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Ochronotic osteoarthropathy in a mouse model of alkaptonuria, and its inhibition by nitisinone
  1. Andrew J Preston1,
  2. Craig M Keenan1,
  3. Hazel Sutherland1,
  4. Peter J Wilson1,
  5. Brenda Wlodarski1,
  6. Adam M Taylor1,2,
  7. Dominic P Williams3,
  8. Lakshminarayan R Ranganath1,4,
  9. James A Gallagher1,
  10. Jonathan C Jarvis1
  1. 1Department of Musculoskeletal Biology, Institute of Ageing and Chronic Disease, Bone and Joint Research Group, University of Liverpool, Liverpool, UK
  2. 2Lancaster Medical School, Faculty of Health & Medicine, Lancaster University, Lancaster UK
  3. 3Department of Molecular and Clinical Pharmacology, Institute of Translational Medicine, Liverpool, UK
  4. 4Department of Clinical Biochemistry and Metabolic Medicine, Royal Liverpool University Hospital, Liverpool, UK
  1. Correspondence to Professor James A Gallagher and Professor Jonathan C Jarvis, Department of Musculoskeletal Biology, Institute of Ageing and Chronic Disease, Bone and Joint Research Group, University of Liverpool, Sherrington Building, Ashton Street, Liverpool L69 3GE, UK; jag1{at} and J.C.Jarvis{at}


Background Alkaptonuria (AKU) is a rare metabolic disease caused by deficiency of homogentisate 1,2 dioxygenase, an enzyme involved in tyrosine catabolism, resulting in increased circulating homogentisic acid (HGA). Over time HGA is progressively deposited as a polymer (termed ochronotic pigment) in collagenous tissues, especially the cartilages of weight bearing joints, leading to severe joint disease.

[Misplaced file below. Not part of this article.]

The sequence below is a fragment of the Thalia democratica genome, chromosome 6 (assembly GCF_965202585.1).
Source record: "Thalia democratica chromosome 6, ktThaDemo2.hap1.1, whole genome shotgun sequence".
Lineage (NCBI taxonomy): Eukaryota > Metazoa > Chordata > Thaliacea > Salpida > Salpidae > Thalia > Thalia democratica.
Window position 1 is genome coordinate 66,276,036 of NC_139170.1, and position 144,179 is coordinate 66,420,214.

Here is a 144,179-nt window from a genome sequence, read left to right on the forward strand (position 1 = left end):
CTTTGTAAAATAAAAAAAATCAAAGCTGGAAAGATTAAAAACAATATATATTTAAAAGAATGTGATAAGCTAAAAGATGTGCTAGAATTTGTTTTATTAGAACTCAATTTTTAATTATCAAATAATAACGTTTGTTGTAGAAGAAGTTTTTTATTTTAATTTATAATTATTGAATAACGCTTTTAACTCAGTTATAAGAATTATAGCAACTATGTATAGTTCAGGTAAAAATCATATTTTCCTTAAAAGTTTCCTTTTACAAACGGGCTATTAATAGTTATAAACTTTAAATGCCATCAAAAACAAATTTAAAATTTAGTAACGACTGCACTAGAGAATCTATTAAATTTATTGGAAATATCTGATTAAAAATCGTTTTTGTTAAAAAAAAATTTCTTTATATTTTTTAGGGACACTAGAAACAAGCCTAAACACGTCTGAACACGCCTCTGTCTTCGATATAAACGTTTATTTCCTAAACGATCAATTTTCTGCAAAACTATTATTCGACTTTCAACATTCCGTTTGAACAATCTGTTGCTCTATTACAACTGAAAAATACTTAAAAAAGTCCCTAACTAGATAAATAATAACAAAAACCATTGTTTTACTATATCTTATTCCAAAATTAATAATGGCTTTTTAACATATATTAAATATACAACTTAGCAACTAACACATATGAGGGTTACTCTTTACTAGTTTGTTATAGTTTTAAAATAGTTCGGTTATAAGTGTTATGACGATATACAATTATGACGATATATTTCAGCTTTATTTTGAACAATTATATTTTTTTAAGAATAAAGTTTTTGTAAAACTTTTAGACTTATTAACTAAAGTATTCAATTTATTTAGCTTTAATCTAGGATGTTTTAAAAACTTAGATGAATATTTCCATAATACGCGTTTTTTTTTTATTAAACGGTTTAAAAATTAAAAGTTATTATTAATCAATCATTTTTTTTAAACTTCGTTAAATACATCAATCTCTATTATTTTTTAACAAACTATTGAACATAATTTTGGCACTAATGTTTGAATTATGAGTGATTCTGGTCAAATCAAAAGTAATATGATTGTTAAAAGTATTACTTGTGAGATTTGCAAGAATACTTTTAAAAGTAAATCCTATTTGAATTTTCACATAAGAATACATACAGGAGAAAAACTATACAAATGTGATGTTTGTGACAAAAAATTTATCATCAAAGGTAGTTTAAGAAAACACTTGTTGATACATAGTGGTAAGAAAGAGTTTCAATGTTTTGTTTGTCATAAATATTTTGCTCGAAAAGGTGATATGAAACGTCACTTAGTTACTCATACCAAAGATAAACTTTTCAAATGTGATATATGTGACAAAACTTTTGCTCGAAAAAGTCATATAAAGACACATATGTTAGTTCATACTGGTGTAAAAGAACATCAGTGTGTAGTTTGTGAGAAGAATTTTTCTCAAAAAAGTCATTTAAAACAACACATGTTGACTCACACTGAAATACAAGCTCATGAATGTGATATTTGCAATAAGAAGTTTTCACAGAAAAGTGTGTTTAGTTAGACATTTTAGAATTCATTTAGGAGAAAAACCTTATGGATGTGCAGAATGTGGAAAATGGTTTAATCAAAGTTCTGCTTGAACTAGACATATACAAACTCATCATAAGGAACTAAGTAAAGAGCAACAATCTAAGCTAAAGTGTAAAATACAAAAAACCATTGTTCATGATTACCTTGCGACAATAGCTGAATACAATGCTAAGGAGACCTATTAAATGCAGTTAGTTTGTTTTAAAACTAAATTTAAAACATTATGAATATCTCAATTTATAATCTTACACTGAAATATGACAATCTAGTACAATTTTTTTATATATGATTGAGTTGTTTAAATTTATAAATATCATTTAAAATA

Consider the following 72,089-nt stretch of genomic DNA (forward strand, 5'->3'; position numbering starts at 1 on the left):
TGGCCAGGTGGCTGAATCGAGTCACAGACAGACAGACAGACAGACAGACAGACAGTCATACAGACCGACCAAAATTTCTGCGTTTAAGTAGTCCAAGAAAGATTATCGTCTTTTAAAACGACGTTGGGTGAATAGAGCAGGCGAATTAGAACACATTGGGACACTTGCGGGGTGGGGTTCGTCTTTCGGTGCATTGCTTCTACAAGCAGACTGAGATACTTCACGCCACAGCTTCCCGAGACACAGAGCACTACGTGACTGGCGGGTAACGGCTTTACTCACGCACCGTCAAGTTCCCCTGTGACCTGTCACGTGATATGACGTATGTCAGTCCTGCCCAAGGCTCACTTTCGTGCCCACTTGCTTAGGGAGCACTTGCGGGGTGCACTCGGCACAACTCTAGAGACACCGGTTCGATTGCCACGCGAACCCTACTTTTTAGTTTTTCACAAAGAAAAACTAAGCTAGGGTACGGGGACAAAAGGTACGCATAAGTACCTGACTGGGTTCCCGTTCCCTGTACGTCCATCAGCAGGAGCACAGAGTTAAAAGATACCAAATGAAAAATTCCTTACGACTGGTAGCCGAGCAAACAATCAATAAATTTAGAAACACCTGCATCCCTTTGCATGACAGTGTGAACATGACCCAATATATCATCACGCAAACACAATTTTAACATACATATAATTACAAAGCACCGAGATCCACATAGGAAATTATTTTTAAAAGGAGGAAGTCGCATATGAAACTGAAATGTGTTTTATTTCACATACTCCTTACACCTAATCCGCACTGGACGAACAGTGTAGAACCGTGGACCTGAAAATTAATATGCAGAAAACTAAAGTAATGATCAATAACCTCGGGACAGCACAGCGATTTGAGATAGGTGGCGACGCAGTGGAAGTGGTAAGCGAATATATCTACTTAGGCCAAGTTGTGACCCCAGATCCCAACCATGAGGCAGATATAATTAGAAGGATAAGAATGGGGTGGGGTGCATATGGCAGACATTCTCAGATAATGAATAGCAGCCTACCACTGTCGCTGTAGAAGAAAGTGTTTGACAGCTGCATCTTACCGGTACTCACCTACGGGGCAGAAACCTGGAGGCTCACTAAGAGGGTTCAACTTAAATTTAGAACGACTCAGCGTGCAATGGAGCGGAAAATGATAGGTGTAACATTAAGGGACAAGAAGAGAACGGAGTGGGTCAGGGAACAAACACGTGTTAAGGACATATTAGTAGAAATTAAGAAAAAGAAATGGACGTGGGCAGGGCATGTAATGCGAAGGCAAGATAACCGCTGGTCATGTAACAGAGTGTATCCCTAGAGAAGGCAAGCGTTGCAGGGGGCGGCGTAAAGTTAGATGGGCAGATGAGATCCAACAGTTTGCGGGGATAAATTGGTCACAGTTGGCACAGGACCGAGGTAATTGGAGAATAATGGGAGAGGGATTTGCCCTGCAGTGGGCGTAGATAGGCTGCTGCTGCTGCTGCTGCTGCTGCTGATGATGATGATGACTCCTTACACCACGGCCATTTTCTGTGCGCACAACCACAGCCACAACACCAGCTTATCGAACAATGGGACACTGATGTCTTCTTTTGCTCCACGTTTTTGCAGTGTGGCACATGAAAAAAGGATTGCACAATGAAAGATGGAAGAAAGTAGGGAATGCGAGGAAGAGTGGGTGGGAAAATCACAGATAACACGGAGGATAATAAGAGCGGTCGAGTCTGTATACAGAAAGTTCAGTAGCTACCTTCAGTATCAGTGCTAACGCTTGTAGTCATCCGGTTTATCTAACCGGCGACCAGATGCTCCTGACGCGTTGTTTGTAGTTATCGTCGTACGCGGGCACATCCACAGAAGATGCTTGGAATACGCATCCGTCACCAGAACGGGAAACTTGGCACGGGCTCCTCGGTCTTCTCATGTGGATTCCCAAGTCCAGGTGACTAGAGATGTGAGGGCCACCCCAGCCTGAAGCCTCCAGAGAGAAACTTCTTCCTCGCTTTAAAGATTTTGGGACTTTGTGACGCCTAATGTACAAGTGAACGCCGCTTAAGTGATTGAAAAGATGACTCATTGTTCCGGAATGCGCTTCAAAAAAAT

Objectives To characterise blood biochemistry and arthropathy in the AKU mouse model (Hgd−/−). To examine the therapeutic effect of long-term treatment with nitisinone, a potent inhibitor of the enzyme that produces HGA.

Methods Lifetime levels of plasma HGA from AKU mice were measured by high-performance liquid chromatography (HPLC). Histological sections of the knee joint were examined for pigmentation. The effect of nitisinone treatment in both tissues was examined.

Results Mean (±SE) plasma HGA levels were 3- to 4-fold higher (0.148±0.019 mM) than those recorded in human AKU. Chondrocyte pigmentation within the articular cartilage was first observed at 15 weeks, and found to increase steadily with mouse age. Nitisinone treatment reduced plasma HGA in AKU mice throughout their lifetime, and completely prevented pigment deposition.

Conclusions The AKU mouse was established as a model of both the plasma biochemistry of AKU and its associated arthropathy. Early-stage treatment of AKU patients with nitisinone could prevent the development of associated joint arthropathies. The cellular pathology of ochronosis in AKU mice is identical to that observed in early human ochronosis and thus is a model in which the early stages of joint pathology can be studied and novel interventions evaluated.

  • Arthritis
  • Chondrocytes
  • Knee Osteoarthritis
  • Osteoarthritis
  • Treatment

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